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Journal Issue
Volume 9 Issue 1, ECEL 2010 special issue / Apr 2011  pp1‑114

Editor: Carlos Vaz de Carvalho

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An Automated Individual Feedback and Marking System: An Empirical Study  pp1‑14

Trevor Barker

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Abstract

The recent National Students Survey showed that feedback to students was an ongoing problem in Higher Education. This paper reports on the extension of our past research into the provision of automated feedback for objective testing. In the research presented here, the system has been further developed for marking practical and essay questions and providing automated feedback. Recent research at the University of Hertfordshire was able to show that learners and tutors accept and value our automated feedback approach based on objective tests and Computer Adaptive Testing. The research reported in this paper is an important extension to this work. The automated feedback system developed for objective testing has been extended to include practical testing and essay type questions. The automated feedback system, which can be used within any subject area, is based on a simple marking scheme created by the subject tutor as a text file according to a simple template. Marks for each option and a set of feedback statements are held within a database on a computer. As marks are awarded for each question by the teacher an individual feedback file is created automatically for each learner. Teachers may also add and modify comments to each learner and save additional feedback to the database for later use. Each individual feedback file was emailed automatically to learners. The development of the system is explained in the paper and testing and evaluation with 350 first year (1 final practical test), 120 second year (1 written and 1 practical tests) and 100 final year (1 final practical test) undergraduate Computer Science students is reported. It was found that the time to mark practical and essay type tests was reduced by more than 30% in all cases compared to previous years. More importantly it was possible to provide good quality individual feedback to learners rapidly. Feedback was delivered to all within three weeks of the test submission date. In end of module tests it was very beneficial indeed as it had proven difficult to provide feedback in the past after modules had ended. Examples of the feedback provided are presented in the paper and the development of the system using a user‑centred approach based on student and staff evaluation is explained. The comments of staff teaching on these modules and a sample of students who took part in this series of evaluations of the system are presented. The results of these evaluations were very positive and are reported in the paper, showing the changes that were made to the system at each iteration of the development cycle. The provision of fast effective feedback is vital and this system was found to be an important addition to the tools available.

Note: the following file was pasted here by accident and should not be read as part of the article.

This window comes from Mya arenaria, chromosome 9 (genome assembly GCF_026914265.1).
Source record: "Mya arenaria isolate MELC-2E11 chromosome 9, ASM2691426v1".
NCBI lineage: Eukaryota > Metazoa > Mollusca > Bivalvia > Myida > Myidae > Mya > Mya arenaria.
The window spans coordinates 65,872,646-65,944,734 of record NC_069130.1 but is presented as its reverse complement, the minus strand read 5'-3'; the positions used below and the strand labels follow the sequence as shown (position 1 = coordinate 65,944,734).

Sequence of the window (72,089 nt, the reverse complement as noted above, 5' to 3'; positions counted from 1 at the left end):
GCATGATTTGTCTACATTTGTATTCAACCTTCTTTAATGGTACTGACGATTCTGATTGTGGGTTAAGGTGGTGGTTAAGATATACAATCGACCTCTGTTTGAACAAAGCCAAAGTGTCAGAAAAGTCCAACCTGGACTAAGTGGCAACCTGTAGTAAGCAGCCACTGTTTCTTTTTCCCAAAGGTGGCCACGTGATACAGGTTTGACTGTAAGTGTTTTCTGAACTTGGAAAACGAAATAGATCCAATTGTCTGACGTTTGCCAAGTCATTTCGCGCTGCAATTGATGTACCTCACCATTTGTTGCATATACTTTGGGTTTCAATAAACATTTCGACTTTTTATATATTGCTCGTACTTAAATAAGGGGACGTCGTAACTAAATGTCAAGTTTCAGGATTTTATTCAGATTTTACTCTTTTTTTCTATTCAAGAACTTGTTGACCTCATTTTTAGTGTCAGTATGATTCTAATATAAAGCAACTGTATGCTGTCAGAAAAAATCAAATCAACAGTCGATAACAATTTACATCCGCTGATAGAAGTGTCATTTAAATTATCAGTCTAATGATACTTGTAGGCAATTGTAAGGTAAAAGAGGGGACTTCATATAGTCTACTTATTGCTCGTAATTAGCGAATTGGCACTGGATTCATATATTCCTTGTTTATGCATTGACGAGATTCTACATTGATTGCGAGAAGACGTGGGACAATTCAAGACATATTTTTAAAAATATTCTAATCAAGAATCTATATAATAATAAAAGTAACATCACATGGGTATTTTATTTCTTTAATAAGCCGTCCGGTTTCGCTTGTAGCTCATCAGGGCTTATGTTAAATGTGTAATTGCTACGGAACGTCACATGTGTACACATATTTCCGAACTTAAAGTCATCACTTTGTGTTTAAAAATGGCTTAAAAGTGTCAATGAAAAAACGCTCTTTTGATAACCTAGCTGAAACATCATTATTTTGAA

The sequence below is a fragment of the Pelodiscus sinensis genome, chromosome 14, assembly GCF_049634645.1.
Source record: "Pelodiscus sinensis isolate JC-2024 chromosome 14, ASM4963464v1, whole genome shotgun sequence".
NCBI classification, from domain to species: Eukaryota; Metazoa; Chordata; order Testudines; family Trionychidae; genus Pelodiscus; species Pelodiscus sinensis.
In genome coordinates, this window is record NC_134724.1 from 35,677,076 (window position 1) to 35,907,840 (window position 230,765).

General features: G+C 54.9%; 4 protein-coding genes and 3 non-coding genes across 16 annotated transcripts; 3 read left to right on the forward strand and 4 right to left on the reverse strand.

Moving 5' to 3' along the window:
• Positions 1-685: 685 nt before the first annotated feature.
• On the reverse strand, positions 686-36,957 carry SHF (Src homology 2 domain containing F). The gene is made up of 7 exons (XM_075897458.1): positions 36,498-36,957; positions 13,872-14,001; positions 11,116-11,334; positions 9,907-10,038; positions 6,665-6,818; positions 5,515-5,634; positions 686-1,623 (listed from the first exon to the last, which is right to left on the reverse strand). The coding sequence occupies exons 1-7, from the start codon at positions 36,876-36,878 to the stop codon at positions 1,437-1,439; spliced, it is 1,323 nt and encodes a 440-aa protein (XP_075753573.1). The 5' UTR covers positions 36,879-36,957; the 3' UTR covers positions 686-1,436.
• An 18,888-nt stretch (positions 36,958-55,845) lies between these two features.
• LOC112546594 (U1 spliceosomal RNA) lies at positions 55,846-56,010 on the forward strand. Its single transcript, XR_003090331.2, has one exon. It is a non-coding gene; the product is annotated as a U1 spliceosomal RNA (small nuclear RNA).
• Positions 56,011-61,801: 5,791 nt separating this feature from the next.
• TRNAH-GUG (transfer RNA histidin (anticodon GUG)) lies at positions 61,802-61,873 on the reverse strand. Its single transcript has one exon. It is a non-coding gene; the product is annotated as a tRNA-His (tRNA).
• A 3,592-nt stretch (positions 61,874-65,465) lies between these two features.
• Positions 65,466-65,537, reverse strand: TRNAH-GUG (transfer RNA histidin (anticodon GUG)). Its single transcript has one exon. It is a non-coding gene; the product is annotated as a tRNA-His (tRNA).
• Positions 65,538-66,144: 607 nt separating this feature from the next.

Keywords: assessment, feedback, automated systems, development, evaluation

 

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Nuno Escudeiro, Paula Escudeiro, Augusto Cruz

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Enhanced Approach of Automatic Creation of Test Items to foster Modern Learning Setting  pp23‑38

Christian Gutl, Klaus Lankmayr, Joachim Weinhofer, Margit Hofler

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Fluidity in the Networked Society ‑ Self‑initiated learning as a Digital Literacy Competence  pp52‑62

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Discovering Student Web Usage Profiles Using Markov Chains  pp63‑74

Alice Marques, Orlando Belo

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Assessing Student Transitions in an Online Learning Environment  pp75‑86

Minoru Nakayama, Hiroh Yamamoto

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Science, Sport and Technology ‑ a Contribution to Educational Challenges  pp87‑97

Kelly O’Hara, Paula Reis, Dulce Esteves, Rui Brás, Luísa Branco

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From Soap Opera to Research Methods Teaching: Developing an Interactive Website/DVD to Teach Research in Health and Social Care  pp98‑104

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A Different Vision in eLearning: Metaphors  pp105‑114

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